The Alito apologies

George Weigel

With Justice Samuel A. Alito Jr., safely and, I trust, happily, seated on the United States Supreme Court, apologies are in order — as they frequently are after these judicial confirmation brawls.

The first apology is due to the Framers of the Constitution, who never intended the Federal judiciary to assume the dominant role it now plays in our public life, and who could not have imagined that confirmation hearings for a Supreme Court nominee would become the most bitterly contested exercises in American politics. The Court itself is the chief culprit here, for the most fevered issues of our public life should not be decided (often peremptorily) by judges; they should be decided by the people through their duly-elected representatives. If the Roberts Court tempers the judicial overreach of the past five or six decades, it will do a signal service to the Republic.

The second apology is due to Justice Alito. That a man of transparent integrity and competence should be subjected to scurrilous innuendo about his probity and his skill is bad enough, not least when such groundless suggestions come for the senior senator from Massachusetts, who seemingly cannot enunciate a coherent, grammatically correct English sentence without reading from a staff-written cue card. But then Senator Edward Kennedy outdid himself  with this charge, the week before the Senate vote: “Judge Alito does not share the values of equality and justice that make this country strong.”

That is a lie. To be precise, it’s that form of lie known as calumny, which, according to the Catechism of the Catholic Church, is an offense against both justice and charity, because false statements that harm the good name and reputation of others give rise to false judgments about them. Perhaps the good citizens of Massachusetts owe the rest of us an apology for returning to the Senate a blustering bully who is dishonest in a particularly odious way?

I don’t know whether one can apologize to the truth, but the truth, as usual, took a beating in the Alito hearings. There were serious questions to be explored with the nominee: the reach of presidential power in the distinctive kind of war in which we find ourselves; the importance and limits of Court precedent; the constitutional grounds for thinking through the Church-state and affirmative actions issues on which the vote of Justice Sandra Day O’Connor, whom Alito was nominated to replace, was often decisive (if according to reasoning that often defied logic). Some of this was explored during the hearings, to be sure. Underneath the verbiage, though, it quickly became clear that the real issues were abortion, presidential power, abortion, abortion, and abortion (as columnist Mark Steyn neatly put it).

And here, again, some of the most vigorous defense of Roe v. Wade and its open-ended abortion license came from senators who are Catholics: Kennedy, Durbin of Illinois, Biden of Delaware, Leahy of Vermont. Yet another senator who is a Catholic, John Kerry (D-Davos and Massachusetts) led the charge to filibuster the Alito nomination — a gambit in which he was supported by numerous other Catholics in the Senate.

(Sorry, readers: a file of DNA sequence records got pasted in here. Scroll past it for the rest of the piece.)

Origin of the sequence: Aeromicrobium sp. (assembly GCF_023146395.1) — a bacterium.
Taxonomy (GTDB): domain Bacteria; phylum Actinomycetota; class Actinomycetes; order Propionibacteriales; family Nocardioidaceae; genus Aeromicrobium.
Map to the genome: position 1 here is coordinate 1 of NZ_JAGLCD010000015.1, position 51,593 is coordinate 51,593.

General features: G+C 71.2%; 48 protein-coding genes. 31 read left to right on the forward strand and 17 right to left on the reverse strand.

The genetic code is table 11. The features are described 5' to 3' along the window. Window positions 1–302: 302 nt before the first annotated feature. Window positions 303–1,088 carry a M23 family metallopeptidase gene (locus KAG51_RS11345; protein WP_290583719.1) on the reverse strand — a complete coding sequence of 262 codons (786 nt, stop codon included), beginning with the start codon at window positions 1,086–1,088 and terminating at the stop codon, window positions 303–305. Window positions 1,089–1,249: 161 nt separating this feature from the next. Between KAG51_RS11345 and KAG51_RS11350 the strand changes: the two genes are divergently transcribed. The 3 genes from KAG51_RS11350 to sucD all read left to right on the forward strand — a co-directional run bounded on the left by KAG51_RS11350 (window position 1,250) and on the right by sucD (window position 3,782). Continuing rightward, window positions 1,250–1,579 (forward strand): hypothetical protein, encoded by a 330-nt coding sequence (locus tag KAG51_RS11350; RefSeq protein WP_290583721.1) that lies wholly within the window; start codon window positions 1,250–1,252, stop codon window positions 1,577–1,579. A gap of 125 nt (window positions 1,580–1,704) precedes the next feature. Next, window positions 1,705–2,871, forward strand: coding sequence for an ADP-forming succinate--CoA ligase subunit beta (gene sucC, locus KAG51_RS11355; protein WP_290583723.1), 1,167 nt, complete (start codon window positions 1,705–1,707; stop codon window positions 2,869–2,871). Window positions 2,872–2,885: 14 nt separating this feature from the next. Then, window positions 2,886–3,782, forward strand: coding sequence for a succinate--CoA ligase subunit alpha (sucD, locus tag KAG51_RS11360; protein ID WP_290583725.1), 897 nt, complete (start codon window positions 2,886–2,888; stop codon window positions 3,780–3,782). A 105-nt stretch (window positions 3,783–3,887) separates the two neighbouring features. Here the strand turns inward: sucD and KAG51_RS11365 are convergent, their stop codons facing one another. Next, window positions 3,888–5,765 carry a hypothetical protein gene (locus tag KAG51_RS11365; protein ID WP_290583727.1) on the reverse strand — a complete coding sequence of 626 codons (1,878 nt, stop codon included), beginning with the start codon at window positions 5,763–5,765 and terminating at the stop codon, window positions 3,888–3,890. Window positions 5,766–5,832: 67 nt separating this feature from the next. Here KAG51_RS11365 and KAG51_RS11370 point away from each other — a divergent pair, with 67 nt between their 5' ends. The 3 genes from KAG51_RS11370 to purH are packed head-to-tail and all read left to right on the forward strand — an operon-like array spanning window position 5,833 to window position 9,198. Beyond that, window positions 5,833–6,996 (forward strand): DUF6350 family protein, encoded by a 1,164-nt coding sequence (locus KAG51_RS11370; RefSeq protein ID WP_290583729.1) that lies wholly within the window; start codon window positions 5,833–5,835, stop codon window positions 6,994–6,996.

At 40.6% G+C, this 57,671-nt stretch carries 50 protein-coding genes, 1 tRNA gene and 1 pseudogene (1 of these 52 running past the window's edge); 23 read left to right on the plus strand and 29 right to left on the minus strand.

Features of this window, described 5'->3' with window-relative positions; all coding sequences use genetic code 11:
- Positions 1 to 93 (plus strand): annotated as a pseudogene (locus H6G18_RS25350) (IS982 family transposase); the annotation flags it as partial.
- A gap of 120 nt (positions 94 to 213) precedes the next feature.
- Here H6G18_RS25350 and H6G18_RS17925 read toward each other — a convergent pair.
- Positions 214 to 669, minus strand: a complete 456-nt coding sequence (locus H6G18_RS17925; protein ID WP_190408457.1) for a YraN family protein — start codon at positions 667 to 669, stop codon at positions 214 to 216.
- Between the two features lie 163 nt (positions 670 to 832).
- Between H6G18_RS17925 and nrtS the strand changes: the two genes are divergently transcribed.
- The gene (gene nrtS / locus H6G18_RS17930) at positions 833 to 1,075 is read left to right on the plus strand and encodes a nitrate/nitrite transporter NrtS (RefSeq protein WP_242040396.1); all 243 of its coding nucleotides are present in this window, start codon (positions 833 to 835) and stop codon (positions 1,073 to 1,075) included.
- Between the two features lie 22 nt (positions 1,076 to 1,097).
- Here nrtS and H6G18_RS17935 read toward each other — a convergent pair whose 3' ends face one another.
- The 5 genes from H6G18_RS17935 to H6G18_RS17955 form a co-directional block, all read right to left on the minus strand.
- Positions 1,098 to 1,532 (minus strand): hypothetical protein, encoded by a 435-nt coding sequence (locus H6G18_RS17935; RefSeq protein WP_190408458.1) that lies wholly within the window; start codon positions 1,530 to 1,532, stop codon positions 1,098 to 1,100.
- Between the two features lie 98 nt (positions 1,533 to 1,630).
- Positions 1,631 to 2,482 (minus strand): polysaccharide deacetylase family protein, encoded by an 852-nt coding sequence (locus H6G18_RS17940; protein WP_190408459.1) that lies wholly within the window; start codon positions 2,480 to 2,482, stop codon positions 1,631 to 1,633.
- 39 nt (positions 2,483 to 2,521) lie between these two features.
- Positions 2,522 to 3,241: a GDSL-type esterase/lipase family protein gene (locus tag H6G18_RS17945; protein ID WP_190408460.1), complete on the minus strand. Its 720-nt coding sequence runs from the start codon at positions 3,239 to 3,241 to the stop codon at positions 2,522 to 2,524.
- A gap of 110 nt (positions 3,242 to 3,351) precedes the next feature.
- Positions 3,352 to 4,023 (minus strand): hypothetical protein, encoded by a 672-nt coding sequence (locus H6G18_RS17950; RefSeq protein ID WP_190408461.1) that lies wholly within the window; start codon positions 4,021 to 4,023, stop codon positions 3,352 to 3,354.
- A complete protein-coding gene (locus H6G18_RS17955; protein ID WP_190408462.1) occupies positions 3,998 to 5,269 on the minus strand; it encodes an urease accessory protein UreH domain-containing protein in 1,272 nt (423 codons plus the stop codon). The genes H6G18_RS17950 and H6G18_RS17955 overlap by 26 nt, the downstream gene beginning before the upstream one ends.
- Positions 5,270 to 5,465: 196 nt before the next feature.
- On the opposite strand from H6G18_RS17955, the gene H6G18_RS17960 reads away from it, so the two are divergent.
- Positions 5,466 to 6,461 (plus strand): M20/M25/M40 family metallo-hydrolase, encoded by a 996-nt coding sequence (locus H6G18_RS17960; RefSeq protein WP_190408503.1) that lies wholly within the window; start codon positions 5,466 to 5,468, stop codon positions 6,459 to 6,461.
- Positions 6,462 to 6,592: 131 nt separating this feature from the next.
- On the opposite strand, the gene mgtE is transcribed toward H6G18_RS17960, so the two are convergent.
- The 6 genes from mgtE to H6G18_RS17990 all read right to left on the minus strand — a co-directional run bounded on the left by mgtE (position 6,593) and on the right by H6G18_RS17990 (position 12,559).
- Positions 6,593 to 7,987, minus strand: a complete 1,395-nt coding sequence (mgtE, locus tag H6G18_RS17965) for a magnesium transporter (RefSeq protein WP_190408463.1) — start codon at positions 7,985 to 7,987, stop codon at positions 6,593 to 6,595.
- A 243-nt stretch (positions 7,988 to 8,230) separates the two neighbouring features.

Years ago, the United States Conference of Catholic Bishops wisely decided not to take positions on judicial nominations. Yet when professed Catholics are systematically misrepresenting the truth in the matter of the inalienable right to life — a grave civil rights issue the bishops have addressed in a clear, non-partisan, and non-sectarian way — is there nothing to be said by the Church’s leaders? As Jody Bottum has pointed out in a provocative article in the Weekly Standard, Catholic ideas and Catholic “language” (especially the language of natural law) now play an enormous role in shaping our public life — but because of Catholic activists, intellectuals, jurists, and (some) politicians (like convert Senator Sam Brownback), not because of effective work by the institutional Church. If apologies are not due here, perhaps examinations of conscience are.

The next Supreme Court nominee will mark the so-called tipping-point. Expect that nomination battle to be even more grisly than this one, with even more apologies required afterwards.

COMING UP: For Love of Country: A Catholic Patriotism

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Our country has been through a lot this last year, as we all know. As many people have reacted against the founding and history of the United States, I have found myself drawn towards greater patriotism. By this, I simply mean a deeper appreciation of what I’ve been given by my country and also a growing realization of the duty I have to work for the common good, here and now. The Catechism of the Catholic Church speaks of this duty under the fourth commandment that enjoins honor not only to parents but also to anyone in authority.   

It is the duty of citizens to contribute along with the civil authorities to the good of society in a spirit of truth, justice, solidarity, and freedom. The love and service of one’s country follow from the duty of gratitude and belong to the order of charity. Submission to legitimate authorities and service of the common good require citizens to fulfill their roles in the life of the political community (2239). 

Catholics, and all people of good will, are called to a love and service of country in order to work for the common good.